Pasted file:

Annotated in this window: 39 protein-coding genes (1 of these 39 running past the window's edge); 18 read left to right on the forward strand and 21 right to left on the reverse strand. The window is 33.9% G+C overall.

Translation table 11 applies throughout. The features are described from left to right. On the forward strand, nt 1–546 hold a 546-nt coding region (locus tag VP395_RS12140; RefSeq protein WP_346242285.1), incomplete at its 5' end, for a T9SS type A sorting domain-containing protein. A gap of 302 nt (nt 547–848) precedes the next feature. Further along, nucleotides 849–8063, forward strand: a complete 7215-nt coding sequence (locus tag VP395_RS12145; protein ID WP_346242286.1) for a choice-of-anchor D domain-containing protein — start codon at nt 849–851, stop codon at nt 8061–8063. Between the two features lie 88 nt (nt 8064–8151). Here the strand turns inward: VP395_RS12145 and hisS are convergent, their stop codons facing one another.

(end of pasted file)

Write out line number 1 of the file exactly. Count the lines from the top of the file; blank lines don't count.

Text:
Annotated in this window: 39 protein-coding genes (1 of these 39 running past the window's edge); 18 read left to right on the forward strand and 21 right to left on the reverse strand. The window is 33.9% G+C overall.